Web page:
27 Apr 2010. Xpl-5 & Aub lions. The Aub Pride was located on the water-divide north of Aub Canyon. It was amazing to observe Xpl-5 ("the Queen Mother"). She is now 18.3 years old and still in good condition (middle photo - lion on right). The group consisted of at least nine individuals.

26 Apr 2010. Hoaruseb male shot. In sharp contrast with the outstanding conservation achievements made in the Purros Conservancy in relation to lions over the past three years (such as the acceptance of the Purros community towards the lions, their tolerance of the livestock losses at the end of 2009 and their efforts to protect the Hoaruseb lions because of the high tourism value of the lions), the Hoaruseb male (Xpl-44 or "Leonardo") was shot for trophy hunting in the Sesfontein Conservancy. Xpl-44 was marked with a satellite GPS collar on 23 Mar 2010 (photo - bottom left). He moved beyond the imaginary boundary of the Purros Conservancy on 21 Apr 2010 (into the Sesfontein Conservancy) and was shot in the southern section of the Okongwe area (red dots on left side of map - upper left photo). The satellite collar then moved rapidly to a hunting camp near Sesfontein, where it remained stationary (red dots on right side of map). This development is a blow, not only to community-based conservation in Purros, but also to tourism in the region and to the lion population. The continuous shooting of adult males is unsustainable.

26 Apr 2010. Lioness with damaged collar. After the darting of Xpl-20 at Hobatere, a lioness (Wpl-25, originally marked in western Etosha) was spotted with a badly torn radio collar. The lioness was immobilised and her collar replaced. Photo bottom right by Shawn Braine.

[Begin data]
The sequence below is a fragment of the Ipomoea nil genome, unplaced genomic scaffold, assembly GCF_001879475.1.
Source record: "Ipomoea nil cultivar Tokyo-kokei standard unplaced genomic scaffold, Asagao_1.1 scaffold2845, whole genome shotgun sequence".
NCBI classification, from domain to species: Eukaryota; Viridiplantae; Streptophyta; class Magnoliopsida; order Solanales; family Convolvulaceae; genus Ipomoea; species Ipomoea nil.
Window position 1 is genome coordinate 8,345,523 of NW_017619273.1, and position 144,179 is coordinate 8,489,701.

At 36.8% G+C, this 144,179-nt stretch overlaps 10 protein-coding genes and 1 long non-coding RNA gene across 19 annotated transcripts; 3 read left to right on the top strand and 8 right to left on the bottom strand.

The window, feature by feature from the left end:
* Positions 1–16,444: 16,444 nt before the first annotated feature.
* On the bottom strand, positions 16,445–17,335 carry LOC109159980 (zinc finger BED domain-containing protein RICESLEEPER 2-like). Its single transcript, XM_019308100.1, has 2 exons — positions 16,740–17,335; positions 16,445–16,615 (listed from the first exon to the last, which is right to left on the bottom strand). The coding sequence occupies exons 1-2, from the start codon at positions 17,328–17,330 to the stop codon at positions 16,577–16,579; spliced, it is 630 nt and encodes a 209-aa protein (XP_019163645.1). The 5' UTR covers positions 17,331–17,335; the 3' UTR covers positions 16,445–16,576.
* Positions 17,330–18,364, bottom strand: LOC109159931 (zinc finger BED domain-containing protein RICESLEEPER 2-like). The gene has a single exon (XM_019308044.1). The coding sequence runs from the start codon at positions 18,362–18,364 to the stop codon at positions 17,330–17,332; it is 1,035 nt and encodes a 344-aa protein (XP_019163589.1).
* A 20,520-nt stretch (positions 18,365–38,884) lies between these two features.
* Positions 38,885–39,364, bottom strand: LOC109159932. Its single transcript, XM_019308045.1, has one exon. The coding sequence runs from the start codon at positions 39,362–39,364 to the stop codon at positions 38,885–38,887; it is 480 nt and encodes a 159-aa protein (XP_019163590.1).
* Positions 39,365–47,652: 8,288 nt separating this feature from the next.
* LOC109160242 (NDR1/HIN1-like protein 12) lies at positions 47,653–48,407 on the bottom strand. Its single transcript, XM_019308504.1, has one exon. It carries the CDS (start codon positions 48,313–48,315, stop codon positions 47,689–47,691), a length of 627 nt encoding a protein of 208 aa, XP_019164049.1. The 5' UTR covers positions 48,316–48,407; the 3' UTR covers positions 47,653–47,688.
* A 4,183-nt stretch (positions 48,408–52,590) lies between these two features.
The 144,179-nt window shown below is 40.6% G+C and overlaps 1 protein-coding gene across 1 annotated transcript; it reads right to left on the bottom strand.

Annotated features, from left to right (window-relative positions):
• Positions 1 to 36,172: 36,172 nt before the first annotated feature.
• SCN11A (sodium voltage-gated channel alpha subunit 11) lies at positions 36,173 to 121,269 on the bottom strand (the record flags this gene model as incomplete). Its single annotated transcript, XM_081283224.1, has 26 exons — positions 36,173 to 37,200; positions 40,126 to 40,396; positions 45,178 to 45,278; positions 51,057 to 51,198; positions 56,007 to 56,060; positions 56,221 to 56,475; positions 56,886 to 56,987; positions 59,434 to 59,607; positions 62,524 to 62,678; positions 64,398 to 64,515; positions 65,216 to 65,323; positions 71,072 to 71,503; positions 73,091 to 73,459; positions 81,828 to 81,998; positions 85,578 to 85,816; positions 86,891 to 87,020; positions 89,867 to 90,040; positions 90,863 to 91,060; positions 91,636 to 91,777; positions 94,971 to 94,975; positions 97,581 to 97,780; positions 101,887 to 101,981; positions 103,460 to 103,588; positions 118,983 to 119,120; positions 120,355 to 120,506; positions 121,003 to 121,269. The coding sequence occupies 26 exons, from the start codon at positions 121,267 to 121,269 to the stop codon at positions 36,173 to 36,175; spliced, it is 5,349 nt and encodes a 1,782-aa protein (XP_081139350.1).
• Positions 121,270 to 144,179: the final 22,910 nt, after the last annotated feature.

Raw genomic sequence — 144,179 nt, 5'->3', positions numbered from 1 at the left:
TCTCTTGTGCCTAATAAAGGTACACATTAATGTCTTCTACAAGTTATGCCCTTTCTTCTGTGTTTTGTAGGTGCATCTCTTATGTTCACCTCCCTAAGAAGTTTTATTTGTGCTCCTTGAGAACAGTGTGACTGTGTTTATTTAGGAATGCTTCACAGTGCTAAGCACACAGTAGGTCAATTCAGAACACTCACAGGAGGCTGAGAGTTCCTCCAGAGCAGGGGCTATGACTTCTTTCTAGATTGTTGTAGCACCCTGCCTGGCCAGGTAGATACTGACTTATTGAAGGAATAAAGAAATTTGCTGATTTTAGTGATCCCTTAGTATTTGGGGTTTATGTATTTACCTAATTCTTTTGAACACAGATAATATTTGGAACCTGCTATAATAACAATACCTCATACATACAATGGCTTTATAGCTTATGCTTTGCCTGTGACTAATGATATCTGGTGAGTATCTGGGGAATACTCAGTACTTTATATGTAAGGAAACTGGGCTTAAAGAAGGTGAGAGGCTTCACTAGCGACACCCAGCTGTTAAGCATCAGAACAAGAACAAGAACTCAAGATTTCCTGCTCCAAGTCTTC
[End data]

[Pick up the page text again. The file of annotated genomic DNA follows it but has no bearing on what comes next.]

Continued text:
Steve & Louise Braine of Hobatere Lodge are thanked for their ongoing support of the Desert Lion Project.

24 Apr 2010. Dart Xpl-20. One of two male (Xpl-20) that dispersed from the desert population to Etosha in 2005 was immobilised and fitted with a new GPS radio collar.

Xpl-20 was born at Aub Canyon in Aug 2000. With his brother (Xpl-19), they utilised an area of 2,457 km^2 up until May 2005 (top left map). They then dispersed and settled permanently on Hobatere. This was the first documented case of lions from the desert population, dispersing towards the east and joining the Etosha population. At the age of five years the two males arrived at Hobatere late in June 2005. They ousted the local male lion, took over tenure of the pride that lived on Hobatere and the Otjovasandu area of Western Etosha, and were seen mating with the lionesses on 2 July 2005. Steve Braine of Hobatere Lodge monitored their movements intensively. Xpl-19 disappeared in 2008, but Xpl-20 remained in the Hobatere Concession, using a home range of 187 km^2 (top right map).